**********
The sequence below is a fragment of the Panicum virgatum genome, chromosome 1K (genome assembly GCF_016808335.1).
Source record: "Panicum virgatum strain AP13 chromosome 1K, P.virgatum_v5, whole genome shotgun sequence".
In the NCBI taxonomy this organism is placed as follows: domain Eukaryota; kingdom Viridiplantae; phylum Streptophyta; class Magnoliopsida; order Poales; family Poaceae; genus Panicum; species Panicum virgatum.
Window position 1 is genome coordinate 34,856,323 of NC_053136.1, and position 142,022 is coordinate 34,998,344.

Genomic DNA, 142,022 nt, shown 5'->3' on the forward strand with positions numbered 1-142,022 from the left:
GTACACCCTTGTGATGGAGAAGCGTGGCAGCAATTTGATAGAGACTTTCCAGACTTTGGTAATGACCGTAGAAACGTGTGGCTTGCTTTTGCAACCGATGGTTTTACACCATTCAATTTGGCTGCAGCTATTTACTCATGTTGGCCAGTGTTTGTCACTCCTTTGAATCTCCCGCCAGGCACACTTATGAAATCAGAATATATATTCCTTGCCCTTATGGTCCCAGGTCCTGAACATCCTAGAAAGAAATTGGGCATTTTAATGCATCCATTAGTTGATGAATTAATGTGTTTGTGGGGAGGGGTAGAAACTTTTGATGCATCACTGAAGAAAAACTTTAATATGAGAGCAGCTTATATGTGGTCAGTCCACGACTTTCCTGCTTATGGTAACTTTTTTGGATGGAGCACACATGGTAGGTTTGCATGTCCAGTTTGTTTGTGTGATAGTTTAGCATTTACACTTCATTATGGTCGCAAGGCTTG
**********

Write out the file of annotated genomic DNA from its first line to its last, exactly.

The sequence below is a fragment of the Panicum virgatum genome, chromosome 1K (genome assembly GCF_016808335.1).
Source record: "Panicum virgatum strain AP13 chromosome 1K, P.virgatum_v5, whole genome shotgun sequence".
In the NCBI taxonomy this organism is placed as follows: domain Eukaryota; kingdom Viridiplantae; phylum Streptophyta; class Magnoliopsida; order Poales; family Poaceae; genus Panicum; species Panicum virgatum.
Window position 1 is genome coordinate 34,856,323 of NC_053136.1, and position 142,022 is coordinate 34,998,344.

Genomic DNA, 142,022 nt, shown 5'->3' on the forward strand with positions numbered 1-142,022 from the left:
GTACACCCTTGTGATGGAGAAGCGTGGCAGCAATTTGATAGAGACTTTCCAGACTTTGGTAATGACCGTAGAAACGTGTGGCTTGCTTTTGCAACCGATGGTTTTACACCATTCAATTTGGCTGCAGCTATTTACTCATGTTGGCCAGTGTTTGTCACTCCTTTGAATCTCCCGCCAGGCACACTTATGAAATCAGAATATATATTCCTTGCCCTTATGGTCCCAGGTCCTGAACATCCTAGAAAGAAATTGGGCATTTTAATGCATCCATTAGTTGATGAATTAATGTGTTTGTGGGGAGGGGTAGAAACTTTTGATGCATCACTGAAGAAAAACTTTAATATGAGAGCAGCTTATATGTGGTCAGTCCACGACTTTCCTGCTTATGGTAACTTTTTTGGATGGAGCACACATGGTAGGTTTGCATGTCCAGTTTGTTTGTGTGATAGTTTAGCATTTACACTTCATTATGGTCGCAAGGCTTG